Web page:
Mahalia's blend!

High school student creates food seasoning product

Garfield Angus

Tuesday, March 11, 2014    

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May Pen, Clarendon — At a time when focus is being placed on entrepreneurship and small business development, one high school student has developed and is marketing her own line of natural food seasoning.

She is 18-year-old Mahalia Gordon, a student at the Central High School in May Pen, who has developed 'Gordonna's Everybody's Natural Blend', according to the government's information arm, Jamaica Information Service (JIS).

The condiment, formulated from locally grown herbs and spices such as ginger, pimento, escallion, onion, peppers, thyme, among others, promises to add flavour to one's favourite savoury dishes and recipes. Available in various sizes, the bottled product is free of artificial preservatives and monosodium glutamate (MSG).

It is being marketed on a small scale in Clarendon but Mahalia has dreams of expanding production to put the item on supermarket shelves across the island and internationally.

At a recent re-dedication ceremony at the school, where the product was on display, Minister of Education Ronald Thwaites not only purchased a bottle of the seasoning, but lauded the effort of the sixth former.

He says that there is the potential to create wealth for the young entrepreneur, and also to cut down on the imports of such items.

"This is exactly what we want our students to do, not only gain competence in practical areas along with their academics ...she has done well in order to get to sixth form and in addition, she has an eye of setting up her own business. Suppose many more of us did that? Let me encourage her," the minister said.

Mahalia told JIS News that she loves to prepare meals, using her own special blends of seasonings and sauces. She says the idea to sell one of her formulations came one day while she was at home preparing meat for cooking.

"I was just seasoning meat. I blended everything, then I said to my mommy, 'persons like things quick and easy, so I could bottle and sell this,'" she recalled.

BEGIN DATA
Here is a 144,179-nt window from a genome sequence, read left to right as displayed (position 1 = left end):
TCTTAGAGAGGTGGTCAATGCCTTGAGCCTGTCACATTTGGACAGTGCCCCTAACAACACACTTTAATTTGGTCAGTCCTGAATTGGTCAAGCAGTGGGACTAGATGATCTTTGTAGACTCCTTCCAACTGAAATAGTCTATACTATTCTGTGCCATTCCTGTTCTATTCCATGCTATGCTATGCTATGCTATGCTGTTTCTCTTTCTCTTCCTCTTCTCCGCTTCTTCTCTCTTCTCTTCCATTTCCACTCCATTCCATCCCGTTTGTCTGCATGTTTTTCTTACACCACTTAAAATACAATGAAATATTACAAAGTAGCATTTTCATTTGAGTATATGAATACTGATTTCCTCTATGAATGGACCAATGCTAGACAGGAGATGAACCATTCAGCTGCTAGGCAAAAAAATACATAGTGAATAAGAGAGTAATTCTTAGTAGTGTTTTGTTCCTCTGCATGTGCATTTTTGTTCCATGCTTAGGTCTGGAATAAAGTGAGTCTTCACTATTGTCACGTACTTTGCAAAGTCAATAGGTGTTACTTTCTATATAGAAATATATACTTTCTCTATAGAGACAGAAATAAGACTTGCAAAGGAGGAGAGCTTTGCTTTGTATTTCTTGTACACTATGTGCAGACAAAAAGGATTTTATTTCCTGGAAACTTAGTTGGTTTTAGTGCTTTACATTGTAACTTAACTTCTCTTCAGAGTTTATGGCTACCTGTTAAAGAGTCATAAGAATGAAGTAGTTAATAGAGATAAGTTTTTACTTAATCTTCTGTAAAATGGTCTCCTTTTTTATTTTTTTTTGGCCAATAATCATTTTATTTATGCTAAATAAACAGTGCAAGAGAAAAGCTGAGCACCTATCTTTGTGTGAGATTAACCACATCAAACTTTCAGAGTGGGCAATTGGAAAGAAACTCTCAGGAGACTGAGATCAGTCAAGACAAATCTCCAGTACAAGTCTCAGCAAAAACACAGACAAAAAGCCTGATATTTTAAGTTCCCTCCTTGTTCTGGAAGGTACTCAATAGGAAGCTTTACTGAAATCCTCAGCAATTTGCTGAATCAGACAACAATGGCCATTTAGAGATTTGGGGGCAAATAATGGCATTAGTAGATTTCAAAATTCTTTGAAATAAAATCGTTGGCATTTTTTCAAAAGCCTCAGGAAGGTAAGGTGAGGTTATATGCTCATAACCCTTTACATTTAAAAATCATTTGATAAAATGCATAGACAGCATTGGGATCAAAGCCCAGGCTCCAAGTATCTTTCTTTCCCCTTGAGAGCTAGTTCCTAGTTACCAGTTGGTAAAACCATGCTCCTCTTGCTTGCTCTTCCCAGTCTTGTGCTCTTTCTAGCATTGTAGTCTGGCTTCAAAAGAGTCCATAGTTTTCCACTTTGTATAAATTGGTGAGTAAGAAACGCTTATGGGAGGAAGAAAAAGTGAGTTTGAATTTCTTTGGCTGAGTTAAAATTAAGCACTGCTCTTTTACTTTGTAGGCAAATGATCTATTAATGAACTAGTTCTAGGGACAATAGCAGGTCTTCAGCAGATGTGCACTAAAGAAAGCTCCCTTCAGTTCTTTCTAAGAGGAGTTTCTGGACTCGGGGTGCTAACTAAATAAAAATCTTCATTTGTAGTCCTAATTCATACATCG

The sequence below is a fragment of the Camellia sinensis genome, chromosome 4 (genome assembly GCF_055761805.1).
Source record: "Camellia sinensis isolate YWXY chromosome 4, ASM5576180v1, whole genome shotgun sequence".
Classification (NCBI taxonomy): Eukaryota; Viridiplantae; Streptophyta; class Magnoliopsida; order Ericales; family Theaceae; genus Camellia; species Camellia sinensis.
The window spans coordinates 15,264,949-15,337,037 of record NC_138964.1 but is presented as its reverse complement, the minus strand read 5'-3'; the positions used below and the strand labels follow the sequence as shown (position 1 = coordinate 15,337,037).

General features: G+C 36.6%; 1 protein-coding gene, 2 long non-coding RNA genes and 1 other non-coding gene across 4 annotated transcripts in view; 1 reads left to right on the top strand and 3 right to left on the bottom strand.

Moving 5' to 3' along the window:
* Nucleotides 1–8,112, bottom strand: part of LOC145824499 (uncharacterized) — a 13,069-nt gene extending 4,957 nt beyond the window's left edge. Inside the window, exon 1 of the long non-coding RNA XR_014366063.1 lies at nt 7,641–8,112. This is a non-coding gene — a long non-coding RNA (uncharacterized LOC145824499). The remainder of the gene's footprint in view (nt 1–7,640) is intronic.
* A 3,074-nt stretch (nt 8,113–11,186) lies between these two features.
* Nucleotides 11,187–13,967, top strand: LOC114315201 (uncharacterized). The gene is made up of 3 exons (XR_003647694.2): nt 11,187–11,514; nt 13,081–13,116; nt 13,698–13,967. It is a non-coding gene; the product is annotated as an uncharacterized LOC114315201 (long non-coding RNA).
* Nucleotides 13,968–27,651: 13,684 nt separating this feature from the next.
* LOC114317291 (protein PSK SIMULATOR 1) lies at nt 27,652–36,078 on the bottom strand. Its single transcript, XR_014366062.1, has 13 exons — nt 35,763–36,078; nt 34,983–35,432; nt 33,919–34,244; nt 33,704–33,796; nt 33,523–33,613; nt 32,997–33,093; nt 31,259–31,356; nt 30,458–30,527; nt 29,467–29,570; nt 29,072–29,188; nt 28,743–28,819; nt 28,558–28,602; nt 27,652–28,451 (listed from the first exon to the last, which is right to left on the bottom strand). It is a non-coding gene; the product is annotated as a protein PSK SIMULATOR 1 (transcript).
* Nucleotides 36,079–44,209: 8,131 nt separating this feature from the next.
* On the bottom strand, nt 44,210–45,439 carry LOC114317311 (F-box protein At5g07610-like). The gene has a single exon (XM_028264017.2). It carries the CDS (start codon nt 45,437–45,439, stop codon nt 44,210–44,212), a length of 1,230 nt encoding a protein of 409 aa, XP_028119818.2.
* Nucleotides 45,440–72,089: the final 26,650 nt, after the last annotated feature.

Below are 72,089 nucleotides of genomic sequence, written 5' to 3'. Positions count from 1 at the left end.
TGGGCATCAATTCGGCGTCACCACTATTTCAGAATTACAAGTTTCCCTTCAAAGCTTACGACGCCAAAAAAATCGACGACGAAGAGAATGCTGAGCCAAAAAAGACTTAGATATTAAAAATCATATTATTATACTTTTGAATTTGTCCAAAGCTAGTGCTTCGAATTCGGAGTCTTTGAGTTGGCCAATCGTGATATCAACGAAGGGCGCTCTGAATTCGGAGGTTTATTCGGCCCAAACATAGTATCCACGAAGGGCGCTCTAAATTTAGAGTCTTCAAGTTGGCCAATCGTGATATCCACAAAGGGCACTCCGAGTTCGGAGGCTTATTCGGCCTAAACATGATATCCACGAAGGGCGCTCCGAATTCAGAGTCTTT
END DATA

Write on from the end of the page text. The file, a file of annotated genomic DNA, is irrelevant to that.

She says she wants to tap into the natural products market. "Nowadays, persons tend to practise healthy eating; it is the only way to go. So I took this initiative to go all natural. Persons like the idea, and I have got good results," she said.

She next approached her cousin, Joy Robinson, who is a caterer, for advice on how to bring her product to market and she was told to contact the Scientific Research Council (SRC).

"After meeting with an officer at the agency, and following the technical advice given, the idea came into full," Mahalia said.

Research scientist at the SRC, Sardia Morgan, told JIS News that the organisation was impressed with Mahalia.

Morgan said the student's product is part of a list of sauces and seasonings "that are doing well right now," and the agency was eager to offer her assistance in getting her idea from infancy stage to the market.

"We were very impressed. We assisted her with information about the requirements for sauces, seasoning blends, raw material requirements and how to process the actual product. We allowed her to do testing just to ensure that standards were met that would be required by the Bureau of Standards. She had a very positive attitude, and that we also admired," Morgan said.

Such is the quality of the product that Morgan feels that once Mahalia can be assisted with production on a larger scale and marketing, she will do well. "If she gets the required help she will do very well," she told JIS News.

Head of the Department of Home Economics at Central High School, Elaine Thomas, said she saw the potential of the product, and helped with the labelling.

She also bought quantities for her household, and used it to prepare lunch for the education minister and other dignitaries, who attended the re-dedication function.

"I really have to encourage her in all of this as she can go places with it. It is a good idea, and I am proud of the steps that she has taken," the teacher said.

Mahalia's mother, Opal Welsh Gordon, says she has always known that her daughter had a creative mind.

She recalls that from a very young age, her daughter would use cartridge paper to design various items, and colour and decorate them.

Gordon says she is awed by what her daughter has achieved so far. "I was overwhelmed when I saw it. I commended her on doing such a thing like that. I expect it to reach overseas, based on the interest that I am seeing," she said.

Gordon says that she is assisting with marketing the product in Clarendon, and "will soon take it to other parts of the island".

Principal of Central High School, Vinroy Harrison, sees big things ahead for Mahalia.

"She came up with an original product using indigenous material... she has become a very resourceful person. I am excited, and I see where she can go places," Harrison said.

Mahalia is set to enter the University of Technology, later this year to pursue a degree in food and nutrition.





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